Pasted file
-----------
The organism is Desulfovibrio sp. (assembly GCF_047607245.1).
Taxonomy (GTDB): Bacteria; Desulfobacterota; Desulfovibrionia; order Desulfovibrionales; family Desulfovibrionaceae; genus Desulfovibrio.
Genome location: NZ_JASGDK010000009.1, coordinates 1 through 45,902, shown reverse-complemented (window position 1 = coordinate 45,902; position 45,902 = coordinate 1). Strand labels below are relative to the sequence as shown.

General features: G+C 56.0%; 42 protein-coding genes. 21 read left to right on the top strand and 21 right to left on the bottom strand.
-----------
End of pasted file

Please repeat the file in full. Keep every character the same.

The organism is Desulfovibrio sp. (assembly GCF_047607245.1).
Taxonomy (GTDB): Bacteria; Desulfobacterota; Desulfovibrionia; order Desulfovibrionales; family Desulfovibrionaceae; genus Desulfovibrio.
Genome location: NZ_JASGDK010000009.1, coordinates 1 through 45,902, shown reverse-complemented (window position 1 = coordinate 45,902; position 45,902 = coordinate 1). Strand labels below are relative to the sequence as shown.

General features: G+C 56.0%; 42 protein-coding genes. 21 read left to right on the top strand and 21 right to left on the bottom strand.